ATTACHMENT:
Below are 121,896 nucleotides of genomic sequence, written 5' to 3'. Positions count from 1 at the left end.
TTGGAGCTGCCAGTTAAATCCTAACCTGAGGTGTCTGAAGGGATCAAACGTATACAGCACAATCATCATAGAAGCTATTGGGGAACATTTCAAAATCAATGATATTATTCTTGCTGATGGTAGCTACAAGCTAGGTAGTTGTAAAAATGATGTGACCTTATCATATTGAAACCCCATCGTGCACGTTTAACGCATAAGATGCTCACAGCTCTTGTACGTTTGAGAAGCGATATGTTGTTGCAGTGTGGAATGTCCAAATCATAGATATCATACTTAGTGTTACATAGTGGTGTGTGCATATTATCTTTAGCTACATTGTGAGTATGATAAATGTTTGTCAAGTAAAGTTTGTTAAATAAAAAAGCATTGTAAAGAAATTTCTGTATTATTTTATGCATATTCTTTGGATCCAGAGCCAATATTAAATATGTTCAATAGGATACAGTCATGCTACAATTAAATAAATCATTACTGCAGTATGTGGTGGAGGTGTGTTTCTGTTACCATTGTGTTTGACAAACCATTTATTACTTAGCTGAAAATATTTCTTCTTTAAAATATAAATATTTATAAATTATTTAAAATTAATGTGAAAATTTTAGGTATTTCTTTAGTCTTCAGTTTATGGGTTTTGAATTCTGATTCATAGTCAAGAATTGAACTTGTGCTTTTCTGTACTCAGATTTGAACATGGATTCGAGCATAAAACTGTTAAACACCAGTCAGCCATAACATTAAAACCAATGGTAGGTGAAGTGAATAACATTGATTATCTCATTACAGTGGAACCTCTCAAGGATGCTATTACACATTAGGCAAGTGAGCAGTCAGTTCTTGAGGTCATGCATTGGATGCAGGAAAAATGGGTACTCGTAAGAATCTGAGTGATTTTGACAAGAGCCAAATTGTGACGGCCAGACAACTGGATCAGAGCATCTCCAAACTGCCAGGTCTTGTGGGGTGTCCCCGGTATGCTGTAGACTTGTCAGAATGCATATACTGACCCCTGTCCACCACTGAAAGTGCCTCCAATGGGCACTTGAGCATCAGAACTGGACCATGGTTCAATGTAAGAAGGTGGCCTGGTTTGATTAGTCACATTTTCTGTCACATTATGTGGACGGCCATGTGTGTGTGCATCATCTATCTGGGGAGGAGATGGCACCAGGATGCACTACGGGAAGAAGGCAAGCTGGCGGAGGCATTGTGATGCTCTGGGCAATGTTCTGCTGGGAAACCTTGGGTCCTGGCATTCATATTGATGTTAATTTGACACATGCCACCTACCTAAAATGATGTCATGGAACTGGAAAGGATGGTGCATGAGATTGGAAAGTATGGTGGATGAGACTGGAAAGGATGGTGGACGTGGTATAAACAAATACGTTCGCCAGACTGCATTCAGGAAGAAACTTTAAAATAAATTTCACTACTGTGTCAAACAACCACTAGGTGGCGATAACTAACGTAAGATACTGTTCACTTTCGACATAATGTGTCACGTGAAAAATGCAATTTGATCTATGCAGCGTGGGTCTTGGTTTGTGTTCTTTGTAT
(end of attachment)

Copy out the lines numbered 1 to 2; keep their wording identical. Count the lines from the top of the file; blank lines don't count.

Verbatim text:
Below are 121,896 nucleotides of genomic sequence, written 5' to 3'. Positions count from 1 at the left end.
TTGGAGCTGCCAGTTAAATCCTAACCTGAGGTGTCTGAAGGGATCAAACGTATACAGCACAATCATCATAGAAGCTATTGGGGAACATTTCAAAATCAATGATATTATTCTTGCTGATGGTAGCTACAAGCTAGGTAGTTGTAAAAATGATGTGACCTTATCATATTGAAACCCCATCGTGCACGTTTAACGCATAAGATGCTCACAGCTCTTGTACGTTTGAGAAGCGATATGTTGTTGCAGTGTGGAATGTCCAAATCATAGATATCATACTTAGTGTTACATAGTGGTGTGTGCATATTATCTTTAGCTACATTGTGAGTATGATAAATGTTTGTCAAGTAAAGTTTGTTAAATAAAAAAGCATTGTAAAGAAATTTCTGTATTATTTTATGCATATTCTTTGGATCCAGAGCCAATATTAAATATGTTCAATAGGATACAGTCATGCTACAATTAAATAAATCATTACTGCAGTATGTGGTGGAGGTGTGTTTCTGTTACCATTGTGTTTGACAAACCATTTATTACTTAGCTGAAAATATTTCTTCTTTAAAATATAAATATTTATAAATTATTTAAAATTAATGTGAAAATTTTAGGTATTTCTTTAGTCTTCAGTTTATGGGTTTTGAATTCTGATTCATAGTCAAGAATTGAACTTGTGCTTTTCTGTACTCAGATTTGAACATGGATTCGAGCATAAAACTGTTAAACACCAGTCAGCCATAACATTAAAACCAATGGTAGGTGAAGTGAATAACATTGATTATCTCATTACAGTGGAACCTCTCAAGGATGCTATTACACATTAGGCAAGTGAGCAGTCAGTTCTTGAGGTCATGCATTGGATGCAGGAAAAATGGGTACTCGTAAGAATCTGAGTGATTTTGACAAGAGCCAAATTGTGACGGCCAGACAACTGGATCAGAGCATCTCCAAACTGCCAGGTCTTGTGGGGTGTCCCCGGTATGCTGTAGACTTGTCAGAATGCATATACTGACCCCTGTCCACCACTGAAAGTGCCTCCAATGGGCACTTGAGCATCAGAACTGGACCATGGTTCAATGTAAGAAGGTGGCCTGGTTTGATTAGTCACATTTTCTGTCACATTATGTGGACGGCCATGTGTGTGTGCATCATCTATCTGGGGAGGAGATGGCACCAGGATGCACTACGGGAAGAAGGCAAGCTGGCGGAGGCATTGTGATGCTCTGGGCAATGTTCTGCTGGGAAACCTTGGGTCCTGGCATTCATATTGATGTTAATTTGACACATGCCACCTACCTAAAATGATGTCATGGAACTGGAAAGGATGGTGCATGAGATTGGAAAGTATGGTGGATGAGACTGGAAAGGATGGTGGACGTGGTATAAACAAATACGTTCGCCAGACTGCATTCAGGAAGAAACTTTAAAATAAATTTCACTACTGTGTCAAACAACCACTAGGTGGCGATAACTAACGTAAGATACTGTTCACTTTCGACATAATGTGTCACGTGAAAAATGCAATTTGATCTATGCAGCGTGGGTCTTGGTTTGTGTTCTTTGTAT